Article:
Document Type : Original Article
Department of Environmental Science, Faculty of Natural Resources and Environment, Ferdowsi University of Mashhad, Mashhad, Iran
Department of Biology, Faculty of Science, Ferdowsi University of Mashhad, Mashhad, Iran
School of Life Sciences, University of Technology Sydney, Ultimo, Australia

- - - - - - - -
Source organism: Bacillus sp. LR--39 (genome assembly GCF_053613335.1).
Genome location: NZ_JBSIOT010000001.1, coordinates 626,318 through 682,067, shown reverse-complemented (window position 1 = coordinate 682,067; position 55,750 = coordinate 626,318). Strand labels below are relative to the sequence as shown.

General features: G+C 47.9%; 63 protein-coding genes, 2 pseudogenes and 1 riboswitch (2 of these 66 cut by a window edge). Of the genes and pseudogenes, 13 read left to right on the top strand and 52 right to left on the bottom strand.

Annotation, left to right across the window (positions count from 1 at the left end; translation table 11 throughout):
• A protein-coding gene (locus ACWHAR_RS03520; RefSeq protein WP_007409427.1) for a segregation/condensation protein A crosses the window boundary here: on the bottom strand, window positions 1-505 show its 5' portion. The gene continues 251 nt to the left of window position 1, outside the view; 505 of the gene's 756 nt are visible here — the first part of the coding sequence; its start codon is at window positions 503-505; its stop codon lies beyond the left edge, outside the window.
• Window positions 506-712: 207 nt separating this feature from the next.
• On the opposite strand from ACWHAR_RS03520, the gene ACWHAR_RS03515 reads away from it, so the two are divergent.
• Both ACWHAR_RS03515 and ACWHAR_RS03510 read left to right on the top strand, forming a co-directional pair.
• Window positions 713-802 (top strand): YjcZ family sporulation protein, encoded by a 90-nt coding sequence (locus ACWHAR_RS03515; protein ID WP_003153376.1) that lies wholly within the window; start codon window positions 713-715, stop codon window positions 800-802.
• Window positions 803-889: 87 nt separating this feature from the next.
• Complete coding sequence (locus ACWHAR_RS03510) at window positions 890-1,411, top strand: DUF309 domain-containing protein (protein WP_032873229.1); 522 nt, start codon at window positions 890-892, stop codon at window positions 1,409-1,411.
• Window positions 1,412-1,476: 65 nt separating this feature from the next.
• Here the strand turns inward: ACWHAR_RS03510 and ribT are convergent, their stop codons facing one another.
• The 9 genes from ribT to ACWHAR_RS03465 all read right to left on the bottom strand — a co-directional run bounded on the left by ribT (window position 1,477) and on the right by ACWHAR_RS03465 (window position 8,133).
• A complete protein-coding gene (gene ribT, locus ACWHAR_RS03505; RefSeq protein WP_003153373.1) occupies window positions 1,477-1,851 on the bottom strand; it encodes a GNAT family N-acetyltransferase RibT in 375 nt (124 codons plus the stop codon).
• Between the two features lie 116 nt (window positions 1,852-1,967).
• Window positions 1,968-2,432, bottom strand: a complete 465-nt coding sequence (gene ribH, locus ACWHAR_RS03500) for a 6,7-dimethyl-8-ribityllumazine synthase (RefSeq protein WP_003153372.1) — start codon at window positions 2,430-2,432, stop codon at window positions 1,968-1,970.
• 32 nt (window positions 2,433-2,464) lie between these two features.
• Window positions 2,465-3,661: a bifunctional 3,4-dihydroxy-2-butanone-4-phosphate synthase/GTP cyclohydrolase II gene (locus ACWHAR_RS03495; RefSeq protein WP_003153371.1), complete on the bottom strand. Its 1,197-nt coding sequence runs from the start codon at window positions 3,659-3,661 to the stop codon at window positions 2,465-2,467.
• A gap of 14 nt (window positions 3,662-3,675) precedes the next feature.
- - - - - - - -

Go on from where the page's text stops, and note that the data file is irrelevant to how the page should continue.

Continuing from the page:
The soil in the Sangan iron-mining region in the east of Iran is contaminated with a high concentration of heavy metals, especially iron. The release of these pollutants into environment results in the transfer and accumulation of iron through the food chains, hence a reasonable solution is required to restore it. Bioaugmentation is an environmental friendly option to reduce the hazard effects of heavy metal in the contaminated soil. In this study, the consortia of two indigenous cyanobacteria isolated from soil of Sangan iron mining and used to bioremediate soil contaminated with iron, chromium, copper, lead, and nickel. The experiments were carried out by three treatment methods, including control soil, surface soil sprayed with cyanobacteria, and soil mixed with cyanobacteria for six months under laboratory condition. The scanning electron microscope showed the development of a network of filaments of the inoculated cyanobacteria (Oscillatoria sp. and Leptolyngbya sp.) with soil particles in both treatments. Bio-augmentation of the soil increased initial nitrogen content from 406 mg/kg in control to 664 mg/kg in soil mixed with cyanobacteria and 710 mg/kg in soil sprayed with cyanobacteria. Cyanobacteria inoculation decreased the available concentration of lead and nickel. The non-available heavy metal of soil in sample sprayed with cyanobacteria was in decreasing order: Cr > Fe > Ni > As > Pb > Cu. The maximum metal removal efficiency was 32%. In soil mixed with cyanobacteria increased in the root and hypocotyl lengths of radish and lettuce was observed compared to that in the control soil, indicated in the improvement of soil quality after bioremediation.